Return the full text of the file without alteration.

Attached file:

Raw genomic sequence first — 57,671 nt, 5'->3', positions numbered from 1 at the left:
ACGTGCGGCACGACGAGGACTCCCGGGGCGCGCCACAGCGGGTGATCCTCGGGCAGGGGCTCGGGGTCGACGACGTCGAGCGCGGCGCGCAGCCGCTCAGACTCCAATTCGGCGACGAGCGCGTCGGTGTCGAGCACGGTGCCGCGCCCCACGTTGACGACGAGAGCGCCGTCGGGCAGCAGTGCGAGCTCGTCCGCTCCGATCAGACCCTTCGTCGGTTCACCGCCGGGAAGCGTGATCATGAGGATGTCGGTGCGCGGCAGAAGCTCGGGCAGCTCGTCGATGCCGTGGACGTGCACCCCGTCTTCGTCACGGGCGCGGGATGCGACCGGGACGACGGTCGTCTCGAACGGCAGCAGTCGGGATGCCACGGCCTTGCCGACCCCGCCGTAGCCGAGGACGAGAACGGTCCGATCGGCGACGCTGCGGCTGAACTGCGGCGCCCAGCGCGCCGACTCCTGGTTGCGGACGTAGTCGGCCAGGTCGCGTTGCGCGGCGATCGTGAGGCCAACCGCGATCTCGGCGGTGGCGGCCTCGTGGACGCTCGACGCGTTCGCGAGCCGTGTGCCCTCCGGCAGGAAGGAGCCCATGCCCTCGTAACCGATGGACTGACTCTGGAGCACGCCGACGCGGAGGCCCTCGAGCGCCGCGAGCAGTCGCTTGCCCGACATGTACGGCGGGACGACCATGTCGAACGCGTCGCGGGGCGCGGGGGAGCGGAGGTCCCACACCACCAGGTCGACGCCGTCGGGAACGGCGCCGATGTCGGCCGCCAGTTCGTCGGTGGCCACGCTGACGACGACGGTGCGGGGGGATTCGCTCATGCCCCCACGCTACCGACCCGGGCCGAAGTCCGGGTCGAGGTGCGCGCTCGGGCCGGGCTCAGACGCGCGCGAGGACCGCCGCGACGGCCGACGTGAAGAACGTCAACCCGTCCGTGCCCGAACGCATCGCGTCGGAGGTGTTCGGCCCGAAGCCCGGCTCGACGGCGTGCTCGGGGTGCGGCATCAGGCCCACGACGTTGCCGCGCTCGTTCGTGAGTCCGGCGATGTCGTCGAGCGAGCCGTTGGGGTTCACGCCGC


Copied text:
Raw genomic sequence first — 57,671 nt, 5'->3', positions numbered from 1 at the left:
ACGTGCGGCACGACGAGGACTCCCGGGGCGCGCCACAGCGGGTGATCCTCGGGCAGGGGCTCGGGGTCGACGACGTCGAGCGCGGCGCGCAGCCGCTCAGACTCCAATTCGGCGACGAGCGCGTCGGTGTCGAGCACGGTGCCGCGCCCCACGTTGACGACGAGAGCGCCGTCGGGCAGCAGTGCGAGCTCGTCCGCTCCGATCAGACCCTTCGTCGGTTCACCGCCGGGAAGCGTGATCATGAGGATGTCGGTGCGCGGCAGAAGCTCGGGCAGCTCGTCGATGCCGTGGACGTGCACCCCGTCTTCGTCACGGGCGCGGGATGCGACCGGGACGACGGTCGTCTCGAACGGCAGCAGTCGGGATGCCACGGCCTTGCCGACCCCGCCGTAGCCGAGGACGAGAACGGTCCGATCGGCGACGCTGCGGCTGAACTGCGGCGCCCAGCGCGCCGACTCCTGGTTGCGGACGTAGTCGGCCAGGTCGCGTTGCGCGGCGATCGTGAGGCCAACCGCGATCTCGGCGGTGGCGGCCTCGTGGACGCTCGACGCGTTCGCGAGCCGTGTGCCCTCCGGCAGGAAGGAGCCCATGCCCTCGTAACCGATGGACTGACTCTGGAGCACGCCGACGCGGAGGCCCTCGAGCGCCGCGAGCAGTCGCTTGCCCGACATGTACGGCGGGACGACCATGTCGAACGCGTCGCGGGGCGCGGGGGAGCGGAGGTCCCACACCACCAGGTCGACGCCGTCGGGAACGGCGCCGATGTCGGCCGCCAGTTCGTCGGTGGCCACGCTGACGACGACGGTGCGGGGGGATTCGCTCATGCCCCCACGCTACCGACCCGGGCCGAAGTCCGGGTCGAGGTGCGCGCTCGGGCCGGGCTCAGACGCGCGCGAGGACCGCCGCGACGGCCGACGTGAAGAACGTCAACCCGTCCGTGCCCGAACGCATCGCGTCGGAGGTGTTCGGCCCGAAGCCCGGCTCGACGGCGTGCTCGGGGTGCGGCATCAGGCCCACGACGTTGCCGCGCTCGTTCGTGAGTCCGGCGATGTCGTCGAGCGAGCCGTTGGGGTTCACGCCGC